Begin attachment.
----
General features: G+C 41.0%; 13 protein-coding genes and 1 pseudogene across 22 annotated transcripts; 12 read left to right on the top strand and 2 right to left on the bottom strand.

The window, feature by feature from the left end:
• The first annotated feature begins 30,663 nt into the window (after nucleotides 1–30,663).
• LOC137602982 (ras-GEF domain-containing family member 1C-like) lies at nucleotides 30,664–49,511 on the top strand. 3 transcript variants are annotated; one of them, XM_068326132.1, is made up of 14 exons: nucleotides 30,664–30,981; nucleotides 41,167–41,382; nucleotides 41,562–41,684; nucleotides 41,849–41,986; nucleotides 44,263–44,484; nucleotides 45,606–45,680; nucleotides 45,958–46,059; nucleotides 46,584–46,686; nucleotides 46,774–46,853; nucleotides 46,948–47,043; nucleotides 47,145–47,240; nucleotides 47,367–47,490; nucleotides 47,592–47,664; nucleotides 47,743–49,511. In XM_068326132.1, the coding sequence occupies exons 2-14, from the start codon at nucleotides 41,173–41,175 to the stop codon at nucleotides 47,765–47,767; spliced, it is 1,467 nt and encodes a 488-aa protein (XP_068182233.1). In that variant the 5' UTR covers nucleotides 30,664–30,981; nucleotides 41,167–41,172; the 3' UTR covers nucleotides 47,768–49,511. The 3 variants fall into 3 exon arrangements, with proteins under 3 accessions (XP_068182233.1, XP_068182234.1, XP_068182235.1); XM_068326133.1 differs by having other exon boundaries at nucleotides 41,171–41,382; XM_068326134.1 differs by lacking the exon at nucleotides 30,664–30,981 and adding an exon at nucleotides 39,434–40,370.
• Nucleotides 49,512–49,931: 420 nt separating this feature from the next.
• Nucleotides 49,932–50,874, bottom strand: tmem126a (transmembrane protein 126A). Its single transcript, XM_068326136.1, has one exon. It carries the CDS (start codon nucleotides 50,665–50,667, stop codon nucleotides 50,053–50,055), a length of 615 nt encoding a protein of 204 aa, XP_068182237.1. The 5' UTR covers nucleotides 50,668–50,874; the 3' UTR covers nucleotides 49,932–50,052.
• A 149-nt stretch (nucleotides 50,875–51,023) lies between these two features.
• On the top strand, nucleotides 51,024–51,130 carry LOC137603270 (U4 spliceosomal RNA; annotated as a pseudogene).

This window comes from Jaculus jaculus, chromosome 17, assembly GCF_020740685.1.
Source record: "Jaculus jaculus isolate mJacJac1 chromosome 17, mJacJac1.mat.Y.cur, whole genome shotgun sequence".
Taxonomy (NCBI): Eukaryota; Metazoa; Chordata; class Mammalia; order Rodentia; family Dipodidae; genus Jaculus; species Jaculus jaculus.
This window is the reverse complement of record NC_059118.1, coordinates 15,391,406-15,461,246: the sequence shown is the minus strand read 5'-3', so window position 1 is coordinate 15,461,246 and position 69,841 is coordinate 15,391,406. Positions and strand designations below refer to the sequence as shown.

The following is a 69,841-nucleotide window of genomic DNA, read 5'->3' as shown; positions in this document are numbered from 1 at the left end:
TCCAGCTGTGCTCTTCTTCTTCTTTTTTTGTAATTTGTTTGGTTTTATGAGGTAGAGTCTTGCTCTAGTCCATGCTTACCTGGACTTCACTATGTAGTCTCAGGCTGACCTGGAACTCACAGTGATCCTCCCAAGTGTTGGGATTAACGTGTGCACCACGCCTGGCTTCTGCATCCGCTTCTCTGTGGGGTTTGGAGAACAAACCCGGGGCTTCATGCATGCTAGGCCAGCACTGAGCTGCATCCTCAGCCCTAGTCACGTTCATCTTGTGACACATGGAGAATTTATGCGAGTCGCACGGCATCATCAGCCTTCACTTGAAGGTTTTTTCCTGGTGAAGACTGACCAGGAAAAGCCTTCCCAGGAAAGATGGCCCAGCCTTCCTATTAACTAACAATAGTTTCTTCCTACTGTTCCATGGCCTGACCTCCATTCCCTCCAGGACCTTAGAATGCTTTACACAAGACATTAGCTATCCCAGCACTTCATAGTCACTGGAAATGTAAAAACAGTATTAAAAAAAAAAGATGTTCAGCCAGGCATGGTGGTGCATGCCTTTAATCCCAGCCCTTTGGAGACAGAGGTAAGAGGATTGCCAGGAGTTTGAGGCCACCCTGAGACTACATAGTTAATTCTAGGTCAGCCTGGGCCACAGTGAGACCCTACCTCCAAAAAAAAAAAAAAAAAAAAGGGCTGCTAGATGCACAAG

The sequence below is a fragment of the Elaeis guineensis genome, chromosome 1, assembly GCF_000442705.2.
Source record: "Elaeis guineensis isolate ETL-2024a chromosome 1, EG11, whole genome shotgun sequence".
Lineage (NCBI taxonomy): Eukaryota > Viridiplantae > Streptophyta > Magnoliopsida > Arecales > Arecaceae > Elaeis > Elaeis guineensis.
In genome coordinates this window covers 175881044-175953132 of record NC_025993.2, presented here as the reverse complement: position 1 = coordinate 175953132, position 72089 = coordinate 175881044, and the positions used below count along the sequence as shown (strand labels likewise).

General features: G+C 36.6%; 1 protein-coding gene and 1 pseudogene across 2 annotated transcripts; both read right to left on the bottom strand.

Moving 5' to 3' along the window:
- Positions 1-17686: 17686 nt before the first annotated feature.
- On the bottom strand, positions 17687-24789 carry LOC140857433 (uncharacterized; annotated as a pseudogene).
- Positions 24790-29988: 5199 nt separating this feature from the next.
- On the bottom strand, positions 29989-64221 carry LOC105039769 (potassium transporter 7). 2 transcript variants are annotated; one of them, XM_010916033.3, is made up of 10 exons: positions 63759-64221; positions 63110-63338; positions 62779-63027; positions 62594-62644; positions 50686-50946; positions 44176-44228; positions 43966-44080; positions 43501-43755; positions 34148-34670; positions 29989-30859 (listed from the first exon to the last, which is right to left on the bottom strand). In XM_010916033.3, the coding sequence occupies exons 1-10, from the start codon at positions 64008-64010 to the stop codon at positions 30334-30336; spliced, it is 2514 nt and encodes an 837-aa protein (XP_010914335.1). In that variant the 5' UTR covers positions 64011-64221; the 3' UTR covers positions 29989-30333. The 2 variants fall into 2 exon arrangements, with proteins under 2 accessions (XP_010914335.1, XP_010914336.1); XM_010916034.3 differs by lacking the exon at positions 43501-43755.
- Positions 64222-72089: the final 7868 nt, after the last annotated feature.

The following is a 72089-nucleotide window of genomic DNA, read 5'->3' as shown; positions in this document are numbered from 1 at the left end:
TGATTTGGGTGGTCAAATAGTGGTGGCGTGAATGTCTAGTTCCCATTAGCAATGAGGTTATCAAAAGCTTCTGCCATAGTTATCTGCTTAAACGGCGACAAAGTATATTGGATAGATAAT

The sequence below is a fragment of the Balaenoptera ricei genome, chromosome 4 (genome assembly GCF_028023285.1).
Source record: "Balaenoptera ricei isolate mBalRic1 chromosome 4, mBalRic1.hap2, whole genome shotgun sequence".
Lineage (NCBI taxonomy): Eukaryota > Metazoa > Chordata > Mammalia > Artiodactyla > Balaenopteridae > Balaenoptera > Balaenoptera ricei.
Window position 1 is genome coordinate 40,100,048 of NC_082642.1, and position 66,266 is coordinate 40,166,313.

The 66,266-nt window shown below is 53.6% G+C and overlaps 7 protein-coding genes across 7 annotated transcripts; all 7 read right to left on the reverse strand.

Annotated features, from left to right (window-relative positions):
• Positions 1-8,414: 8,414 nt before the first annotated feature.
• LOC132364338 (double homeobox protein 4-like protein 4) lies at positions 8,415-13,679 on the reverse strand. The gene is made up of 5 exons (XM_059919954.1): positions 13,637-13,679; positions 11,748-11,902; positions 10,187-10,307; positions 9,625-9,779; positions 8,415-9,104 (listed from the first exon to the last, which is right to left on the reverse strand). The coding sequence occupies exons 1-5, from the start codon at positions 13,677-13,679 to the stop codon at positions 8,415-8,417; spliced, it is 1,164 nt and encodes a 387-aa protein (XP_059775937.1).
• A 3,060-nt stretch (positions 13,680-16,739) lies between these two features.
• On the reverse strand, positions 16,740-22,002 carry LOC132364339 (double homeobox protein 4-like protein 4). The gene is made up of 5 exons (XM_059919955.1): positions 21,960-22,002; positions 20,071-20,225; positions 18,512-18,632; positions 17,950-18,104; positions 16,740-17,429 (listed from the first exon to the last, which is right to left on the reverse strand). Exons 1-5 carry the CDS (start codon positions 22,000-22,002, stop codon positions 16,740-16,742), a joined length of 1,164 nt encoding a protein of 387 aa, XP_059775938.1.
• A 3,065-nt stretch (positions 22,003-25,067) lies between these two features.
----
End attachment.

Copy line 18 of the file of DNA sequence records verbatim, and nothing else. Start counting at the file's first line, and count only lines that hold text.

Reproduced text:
In genome coordinates this window covers 175881044-175953132 of record NC_025993.2, presented here as the reverse complement: position 1 = coordinate 175953132, position 72089 = coordinate 175881044, and the positions used below count along the sequence as shown (strand labels likewise).